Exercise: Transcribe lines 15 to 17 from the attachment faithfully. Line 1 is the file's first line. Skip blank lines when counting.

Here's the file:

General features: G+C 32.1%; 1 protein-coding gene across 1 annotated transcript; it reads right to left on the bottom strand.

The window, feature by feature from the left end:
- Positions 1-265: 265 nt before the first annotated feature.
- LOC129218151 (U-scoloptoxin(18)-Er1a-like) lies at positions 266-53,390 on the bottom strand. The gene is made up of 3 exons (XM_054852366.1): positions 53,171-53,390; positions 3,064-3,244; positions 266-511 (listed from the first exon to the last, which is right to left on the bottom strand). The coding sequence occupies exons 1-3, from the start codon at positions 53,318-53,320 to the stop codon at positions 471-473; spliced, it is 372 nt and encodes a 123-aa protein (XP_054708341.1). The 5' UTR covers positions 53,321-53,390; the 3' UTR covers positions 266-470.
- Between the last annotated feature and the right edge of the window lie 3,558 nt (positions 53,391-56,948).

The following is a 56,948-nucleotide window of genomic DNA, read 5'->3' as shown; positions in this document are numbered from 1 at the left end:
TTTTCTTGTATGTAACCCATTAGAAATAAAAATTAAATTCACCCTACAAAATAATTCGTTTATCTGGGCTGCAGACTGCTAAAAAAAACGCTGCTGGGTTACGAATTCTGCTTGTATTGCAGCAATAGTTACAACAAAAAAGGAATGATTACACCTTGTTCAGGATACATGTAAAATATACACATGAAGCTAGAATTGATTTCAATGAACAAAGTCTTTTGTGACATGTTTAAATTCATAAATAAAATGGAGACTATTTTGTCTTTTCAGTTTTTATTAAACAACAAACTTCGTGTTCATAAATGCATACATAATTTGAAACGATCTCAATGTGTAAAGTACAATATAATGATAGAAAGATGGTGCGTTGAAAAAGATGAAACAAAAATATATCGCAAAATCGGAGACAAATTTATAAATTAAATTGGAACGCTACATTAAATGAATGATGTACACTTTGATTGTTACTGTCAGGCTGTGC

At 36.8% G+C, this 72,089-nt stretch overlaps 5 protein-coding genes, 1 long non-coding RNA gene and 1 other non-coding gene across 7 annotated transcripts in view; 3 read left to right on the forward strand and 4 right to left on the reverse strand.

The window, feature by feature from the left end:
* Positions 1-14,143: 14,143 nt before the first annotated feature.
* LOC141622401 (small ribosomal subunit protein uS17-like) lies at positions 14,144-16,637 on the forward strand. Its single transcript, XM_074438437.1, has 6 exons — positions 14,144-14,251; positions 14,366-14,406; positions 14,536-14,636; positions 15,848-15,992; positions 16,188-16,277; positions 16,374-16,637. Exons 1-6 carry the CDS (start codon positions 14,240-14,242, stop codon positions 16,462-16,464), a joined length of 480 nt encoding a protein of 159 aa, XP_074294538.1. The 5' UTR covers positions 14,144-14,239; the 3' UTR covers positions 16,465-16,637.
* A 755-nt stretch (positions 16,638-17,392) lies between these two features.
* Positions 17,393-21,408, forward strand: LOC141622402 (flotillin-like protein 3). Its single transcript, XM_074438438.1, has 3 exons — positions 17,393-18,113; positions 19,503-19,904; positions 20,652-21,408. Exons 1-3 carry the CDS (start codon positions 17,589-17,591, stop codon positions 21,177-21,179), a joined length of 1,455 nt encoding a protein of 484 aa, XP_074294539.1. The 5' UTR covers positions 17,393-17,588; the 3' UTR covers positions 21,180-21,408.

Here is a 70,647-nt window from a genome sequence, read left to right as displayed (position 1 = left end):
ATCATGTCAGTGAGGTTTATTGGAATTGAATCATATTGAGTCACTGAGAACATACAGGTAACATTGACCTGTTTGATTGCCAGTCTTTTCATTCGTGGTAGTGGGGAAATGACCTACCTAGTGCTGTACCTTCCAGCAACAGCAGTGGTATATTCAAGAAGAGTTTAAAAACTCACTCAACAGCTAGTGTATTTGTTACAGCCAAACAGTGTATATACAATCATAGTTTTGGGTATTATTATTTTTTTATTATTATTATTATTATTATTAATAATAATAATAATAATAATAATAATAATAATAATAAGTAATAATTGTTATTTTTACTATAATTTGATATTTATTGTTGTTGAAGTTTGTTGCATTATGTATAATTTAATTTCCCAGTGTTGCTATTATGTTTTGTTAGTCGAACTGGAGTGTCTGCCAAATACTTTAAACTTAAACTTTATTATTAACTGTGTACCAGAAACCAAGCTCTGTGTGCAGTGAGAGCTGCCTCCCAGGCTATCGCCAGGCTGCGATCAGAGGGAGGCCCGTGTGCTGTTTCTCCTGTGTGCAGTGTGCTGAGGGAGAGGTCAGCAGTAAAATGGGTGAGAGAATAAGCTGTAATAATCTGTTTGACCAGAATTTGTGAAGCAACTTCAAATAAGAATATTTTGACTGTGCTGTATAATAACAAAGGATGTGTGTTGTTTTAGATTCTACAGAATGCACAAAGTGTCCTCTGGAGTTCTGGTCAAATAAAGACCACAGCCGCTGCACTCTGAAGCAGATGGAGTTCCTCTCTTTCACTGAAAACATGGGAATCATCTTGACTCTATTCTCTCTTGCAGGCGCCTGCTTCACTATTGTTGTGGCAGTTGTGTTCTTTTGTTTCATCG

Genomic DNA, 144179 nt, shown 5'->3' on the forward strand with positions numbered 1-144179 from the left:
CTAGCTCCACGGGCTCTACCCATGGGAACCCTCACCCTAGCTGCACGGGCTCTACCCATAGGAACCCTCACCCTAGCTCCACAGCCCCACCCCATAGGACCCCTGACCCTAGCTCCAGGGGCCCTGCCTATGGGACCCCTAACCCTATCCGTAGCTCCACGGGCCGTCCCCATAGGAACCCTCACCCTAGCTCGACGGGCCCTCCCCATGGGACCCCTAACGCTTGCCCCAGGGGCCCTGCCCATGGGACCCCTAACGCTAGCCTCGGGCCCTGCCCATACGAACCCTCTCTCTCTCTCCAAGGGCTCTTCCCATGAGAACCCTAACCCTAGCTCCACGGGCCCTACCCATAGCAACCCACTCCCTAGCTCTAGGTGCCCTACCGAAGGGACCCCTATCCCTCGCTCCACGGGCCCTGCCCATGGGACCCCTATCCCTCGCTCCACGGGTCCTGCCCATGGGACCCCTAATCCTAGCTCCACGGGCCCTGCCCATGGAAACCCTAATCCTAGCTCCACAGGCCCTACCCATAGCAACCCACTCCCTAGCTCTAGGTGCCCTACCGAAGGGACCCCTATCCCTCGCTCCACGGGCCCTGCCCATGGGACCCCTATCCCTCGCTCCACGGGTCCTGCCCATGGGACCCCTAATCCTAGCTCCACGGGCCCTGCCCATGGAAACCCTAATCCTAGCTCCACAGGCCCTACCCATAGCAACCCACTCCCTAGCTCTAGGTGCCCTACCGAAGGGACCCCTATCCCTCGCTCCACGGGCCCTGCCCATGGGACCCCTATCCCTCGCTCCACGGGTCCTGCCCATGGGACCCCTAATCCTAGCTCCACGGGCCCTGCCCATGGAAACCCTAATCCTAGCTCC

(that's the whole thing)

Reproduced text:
ATCATGTCAGTGAGGTTTATTGGAATTGAATCATATTGAGTCACTGAGAACATACAGGTAACATTGACCTGTTTGATTGCCAGTCTTTTCATTCGTGGTAGTGGGGAAATGACCTACCTAGTGCTGTACCTTCCAGCAACAGCAGTGGTATATTCAAGAAGAGTTTAAAAACTCACTCAACAGCTAGTGTATTTGTTACAGCCAAACAGTGTATATACAATCATAGTTTTGGGTATTATTATTTTTTTATTATTATTATTATTATTATTAATAATAATAATAATAATAATAATAATAATAATAATAAGTAATAATTGTTATTTTTACTATAATTTGATATTTATTGTTGTTGAAGTTTGTTGCATTATGTATAATTTAATTTCCCAGTGTTGCTATTATGTTTTGTTAGTCGAACTGGAGTGTCTGCCAAATACTTTAAACTTAAACTTTATTATTAACTGTGTACCAGAAACCAAGCTCTGTGTGCAGTGAGAGCTGCCTCCCAGGCTATCGCCAGGCTGCGATCAGAGGGAGGCCCGTGTGCTGTTTCTCCTGTGTGCAGTGTGCTGAGGGAGAGGTCAGCAGTAAAATGGGTGAGAGAATAAGCTGTAATAATCTGTTTGACCAGAATTTGTGAAGCAACTTCAAATAAGAATATTTTGACTGTGCTGTATAATAACAAAGGATGTGTGTTGTTTTAGATTCTACAGAATGCACAAAGTGTCCTCTGGAGTTCTGGTCAAATAAAGACCACAGCCGCTGCACTCTGAAGCAGATGGAGTTCCTCTCTTTCACTGAAAACATGGGAATCATCTTGACTCTATTCTCTCTTGCAGGCGCCTGCTTCACTATTGTTGTGGCAGTTGTGTTCTTTTGTTTCATCG

Genomic DNA, 144179 nt, shown 5'->3' on the forward strand with positions numbered 1-144179 from the left:
CTAGCTCCACGGGCTCTACCCATGGGAACCCTCACCCTAGCTGCACGGGCTCTACCCATAGGAACCCTCACCCTAGCTCCACAGCCCCACCCCATAGGACCCCTGACCCTAGCTCCAGGGGCCCTGCCTATGGGACCCCTAACCCTATCCGTAGCTCCACGGGCCGTCCCCATAGGAACCCTCACCCTAGCTCGACGGGCCCTCCCCATGGGACCCCTAACGCTTGCCCCAGGGGCCCTGCCCATGGGACCCCTAACGCTAGCCTCGGGCCCTGCCCATACGAACCCTCTCTCTCTCTCCAAGGGCTCTTCCCATGAGAACCCTAACCCTAGCTCCACGGGCCCTACCCATAGCAACCCACTCCCTAGCTCTAGGTGCCCTACCGAAGGGACCCCTATCCCTCGCTCCACGGGCCCTGCCCATGGGACCCCTATCCCTCGCTCCACGGGTCCTGCCCATGGGACCCCTAATCCTAGCTCCACGGGCCCTGCCCATGGAAACCCTAATCCTAGCTCCACAGGCCCTACCCATAGCAACCCACTCCCTAGCTCTAGGTGCCCTACCGAAGGGACCCCTATCCCTCGCTCCACGGGCCCTGCCCATGGGACCCCTATCCCTCGCTCCACGGGTCCTGCCCATGGGACCCCTAATCCTAGCTCCACGGGCCCTGCCCATGGAAACCCTAATCCTAGCTCCACAGGCCCTACCCATAGCAACCCACTCCCTAGCTCTAGGTGCCCTACCGAAGGGACCCCTATCCCTCGCTCCACGGGCCCTGCCCATGGGACCCCTATCCCTCGCTCCACGGGTCCTGCCCATGGGACCCCTAATCCTAGCTCCACGGGCCCTGCCCATGGAAACCCTAATCCTAGCTCC